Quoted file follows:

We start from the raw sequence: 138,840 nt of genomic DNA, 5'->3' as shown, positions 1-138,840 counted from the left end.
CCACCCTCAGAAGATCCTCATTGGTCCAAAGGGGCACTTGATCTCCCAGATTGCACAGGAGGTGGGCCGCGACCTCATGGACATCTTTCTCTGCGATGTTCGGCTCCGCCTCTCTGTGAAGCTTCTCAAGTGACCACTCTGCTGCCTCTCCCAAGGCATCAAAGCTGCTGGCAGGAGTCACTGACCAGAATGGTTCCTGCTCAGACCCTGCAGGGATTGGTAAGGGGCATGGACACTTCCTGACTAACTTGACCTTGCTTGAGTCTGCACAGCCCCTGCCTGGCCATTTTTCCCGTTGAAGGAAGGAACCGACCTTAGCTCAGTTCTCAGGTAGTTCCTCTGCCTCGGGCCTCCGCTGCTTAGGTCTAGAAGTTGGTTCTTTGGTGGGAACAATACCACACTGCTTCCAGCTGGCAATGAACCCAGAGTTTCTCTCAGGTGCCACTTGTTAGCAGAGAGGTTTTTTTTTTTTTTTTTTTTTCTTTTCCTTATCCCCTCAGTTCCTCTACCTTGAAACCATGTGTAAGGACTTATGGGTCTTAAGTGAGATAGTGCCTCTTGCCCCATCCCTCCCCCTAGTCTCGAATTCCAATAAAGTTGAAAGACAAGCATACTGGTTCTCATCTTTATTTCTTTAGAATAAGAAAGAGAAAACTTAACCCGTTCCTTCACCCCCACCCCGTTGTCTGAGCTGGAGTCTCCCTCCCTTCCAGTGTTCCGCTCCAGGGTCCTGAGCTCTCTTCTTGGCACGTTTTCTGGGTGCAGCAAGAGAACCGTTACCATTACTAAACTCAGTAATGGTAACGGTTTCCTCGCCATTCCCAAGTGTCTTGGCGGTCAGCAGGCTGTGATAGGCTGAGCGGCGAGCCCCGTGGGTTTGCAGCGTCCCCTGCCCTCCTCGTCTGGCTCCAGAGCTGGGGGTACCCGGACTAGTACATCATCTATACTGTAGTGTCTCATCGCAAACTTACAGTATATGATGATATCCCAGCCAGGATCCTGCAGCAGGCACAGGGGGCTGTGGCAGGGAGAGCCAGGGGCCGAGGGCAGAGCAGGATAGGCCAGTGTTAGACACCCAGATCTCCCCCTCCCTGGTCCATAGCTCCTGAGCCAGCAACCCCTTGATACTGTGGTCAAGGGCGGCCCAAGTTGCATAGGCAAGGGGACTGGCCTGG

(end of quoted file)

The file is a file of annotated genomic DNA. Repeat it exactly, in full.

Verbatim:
We start from the raw sequence: 138,840 nt of genomic DNA, 5'->3' as shown, positions 1-138,840 counted from the left end.
CCACCCTCAGAAGATCCTCATTGGTCCAAAGGGGCACTTGATCTCCCAGATTGCACAGGAGGTGGGCCGCGACCTCATGGACATCTTTCTCTGCGATGTTCGGCTCCGCCTCTCTGTGAAGCTTCTCAAGTGACCACTCTGCTGCCTCTCCCAAGGCATCAAAGCTGCTGGCAGGAGTCACTGACCAGAATGGTTCCTGCTCAGACCCTGCAGGGATTGGTAAGGGGCATGGACACTTCCTGACTAACTTGACCTTGCTTGAGTCTGCACAGCCCCTGCCTGGCCATTTTTCCCGTTGAAGGAAGGAACCGACCTTAGCTCAGTTCTCAGGTAGTTCCTCTGCCTCGGGCCTCCGCTGCTTAGGTCTAGAAGTTGGTTCTTTGGTGGGAACAATACCACACTGCTTCCAGCTGGCAATGAACCCAGAGTTTCTCTCAGGTGCCACTTGTTAGCAGAGAGGTTTTTTTTTTTTTTTTTTTTTCTTTTCCTTATCCCCTCAGTTCCTCTACCTTGAAACCATGTGTAAGGACTTATGGGTCTTAAGTGAGATAGTGCCTCTTGCCCCATCCCTCCCCCTAGTCTCGAATTCCAATAAAGTTGAAAGACAAGCATACTGGTTCTCATCTTTATTTCTTTAGAATAAGAAAGAGAAAACTTAACCCGTTCCTTCACCCCCACCCCGTTGTCTGAGCTGGAGTCTCCCTCCCTTCCAGTGTTCCGCTCCAGGGTCCTGAGCTCTCTTCTTGGCACGTTTTCTGGGTGCAGCAAGAGAACCGTTACCATTACTAAACTCAGTAATGGTAACGGTTTCCTCGCCATTCCCAAGTGTCTTGGCGGTCAGCAGGCTGTGATAGGCTGAGCGGCGAGCCCCGTGGGTTTGCAGCGTCCCCTGCCCTCCTCGTCTGGCTCCAGAGCTGGGGGTACCCGGACTAGTACATCATCTATACTGTAGTGTCTCATCGCAAACTTACAGTATATGATGATATCCCAGCCAGGATCCTGCAGCAGGCACAGGGGGCTGTGGCAGGGAGAGCCAGGGGCCGAGGGCAGAGCAGGATAGGCCAGTGTTAGACACCCAGATCTCCCCCTCCCTGGTCCATAGCTCCTGAGCCAGCAACCCCTTGATACTGTGGTCAAGGGCGGCCCAAGTTGCATAGGCAAGGGGACTGGCCTGG